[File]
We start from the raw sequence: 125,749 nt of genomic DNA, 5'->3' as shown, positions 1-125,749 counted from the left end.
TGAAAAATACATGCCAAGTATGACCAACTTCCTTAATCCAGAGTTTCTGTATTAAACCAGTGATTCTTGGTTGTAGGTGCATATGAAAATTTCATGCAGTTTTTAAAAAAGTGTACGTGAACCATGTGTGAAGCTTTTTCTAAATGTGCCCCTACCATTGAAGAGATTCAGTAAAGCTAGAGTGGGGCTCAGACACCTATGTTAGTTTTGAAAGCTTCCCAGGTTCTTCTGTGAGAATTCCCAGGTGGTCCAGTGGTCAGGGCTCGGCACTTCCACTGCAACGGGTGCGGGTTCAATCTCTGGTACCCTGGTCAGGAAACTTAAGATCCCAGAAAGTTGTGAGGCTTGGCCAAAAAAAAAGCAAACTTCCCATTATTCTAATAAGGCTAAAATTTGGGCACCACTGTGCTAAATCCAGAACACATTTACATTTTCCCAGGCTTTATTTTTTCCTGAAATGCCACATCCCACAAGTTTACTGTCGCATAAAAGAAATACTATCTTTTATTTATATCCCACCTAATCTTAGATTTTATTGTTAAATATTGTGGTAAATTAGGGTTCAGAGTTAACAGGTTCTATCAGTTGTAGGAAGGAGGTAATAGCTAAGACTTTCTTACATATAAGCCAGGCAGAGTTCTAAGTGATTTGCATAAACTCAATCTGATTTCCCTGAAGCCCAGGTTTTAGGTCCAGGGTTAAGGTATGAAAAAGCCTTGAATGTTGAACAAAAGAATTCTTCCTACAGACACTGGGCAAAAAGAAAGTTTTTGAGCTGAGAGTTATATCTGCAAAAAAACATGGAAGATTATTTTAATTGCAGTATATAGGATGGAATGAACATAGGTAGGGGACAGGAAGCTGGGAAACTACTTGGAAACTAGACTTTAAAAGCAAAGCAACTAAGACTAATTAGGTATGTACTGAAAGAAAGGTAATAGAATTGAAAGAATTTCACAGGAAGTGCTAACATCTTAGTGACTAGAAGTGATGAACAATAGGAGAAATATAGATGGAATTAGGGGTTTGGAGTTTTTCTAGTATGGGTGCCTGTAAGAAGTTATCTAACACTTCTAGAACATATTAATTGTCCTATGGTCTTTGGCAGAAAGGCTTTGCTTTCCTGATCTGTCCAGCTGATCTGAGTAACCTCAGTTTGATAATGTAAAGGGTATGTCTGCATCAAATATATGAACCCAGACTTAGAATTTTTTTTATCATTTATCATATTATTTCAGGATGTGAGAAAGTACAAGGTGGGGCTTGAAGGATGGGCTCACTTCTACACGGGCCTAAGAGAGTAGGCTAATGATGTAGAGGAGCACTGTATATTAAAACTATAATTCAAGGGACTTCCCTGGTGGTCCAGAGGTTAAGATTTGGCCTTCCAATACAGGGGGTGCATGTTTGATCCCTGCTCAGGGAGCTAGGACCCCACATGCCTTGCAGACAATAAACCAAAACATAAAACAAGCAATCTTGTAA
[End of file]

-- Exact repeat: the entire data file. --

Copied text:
We start from the raw sequence: 125,749 nt of genomic DNA, 5'->3' as shown, positions 1-125,749 counted from the left end.
TGAAAAATACATGCCAAGTATGACCAACTTCCTTAATCCAGAGTTTCTGTATTAAACCAGTGATTCTTGGTTGTAGGTGCATATGAAAATTTCATGCAGTTTTTAAAAAAGTGTACGTGAACCATGTGTGAAGCTTTTTCTAAATGTGCCCCTACCATTGAAGAGATTCAGTAAAGCTAGAGTGGGGCTCAGACACCTATGTTAGTTTTGAAAGCTTCCCAGGTTCTTCTGTGAGAATTCCCAGGTGGTCCAGTGGTCAGGGCTCGGCACTTCCACTGCAACGGGTGCGGGTTCAATCTCTGGTACCCTGGTCAGGAAACTTAAGATCCCAGAAAGTTGTGAGGCTTGGCCAAAAAAAAAGCAAACTTCCCATTATTCTAATAAGGCTAAAATTTGGGCACCACTGTGCTAAATCCAGAACACATTTACATTTTCCCAGGCTTTATTTTTTCCTGAAATGCCACATCCCACAAGTTTACTGTCGCATAAAAGAAATACTATCTTTTATTTATATCCCACCTAATCTTAGATTTTATTGTTAAATATTGTGGTAAATTAGGGTTCAGAGTTAACAGGTTCTATCAGTTGTAGGAAGGAGGTAATAGCTAAGACTTTCTTACATATAAGCCAGGCAGAGTTCTAAGTGATTTGCATAAACTCAATCTGATTTCCCTGAAGCCCAGGTTTTAGGTCCAGGGTTAAGGTATGAAAAAGCCTTGAATGTTGAACAAAAGAATTCTTCCTACAGACACTGGGCAAAAAGAAAGTTTTTGAGCTGAGAGTTATATCTGCAAAAAAACATGGAAGATTATTTTAATTGCAGTATATAGGATGGAATGAACATAGGTAGGGGACAGGAAGCTGGGAAACTACTTGGAAACTAGACTTTAAAAGCAAAGCAACTAAGACTAATTAGGTATGTACTGAAAGAAAGGTAATAGAATTGAAAGAATTTCACAGGAAGTGCTAACATCTTAGTGACTAGAAGTGATGAACAATAGGAGAAATATAGATGGAATTAGGGGTTTGGAGTTTTTCTAGTATGGGTGCCTGTAAGAAGTTATCTAACACTTCTAGAACATATTAATTGTCCTATGGTCTTTGGCAGAAAGGCTTTGCTTTCCTGATCTGTCCAGCTGATCTGAGTAACCTCAGTTTGATAATGTAAAGGGTATGTCTGCATCAAATATATGAACCCAGACTTAGAATTTTTTTTATCATTTATCATATTATTTCAGGATGTGAGAAAGTACAAGGTGGGGCTTGAAGGATGGGCTCACTTCTACACGGGCCTAAGAGAGTAGGCTAATGATGTAGAGGAGCACTGTATATTAAAACTATAATTCAAGGGACTTCCCTGGTGGTCCAGAGGTTAAGATTTGGCCTTCCAATACAGGGGGTGCATGTTTGATCCCTGCTCAGGGAGCTAGGACCCCACATGCCTTGCAGACAATAAACCAAAACATAAAACAAGCAATCTTGTAA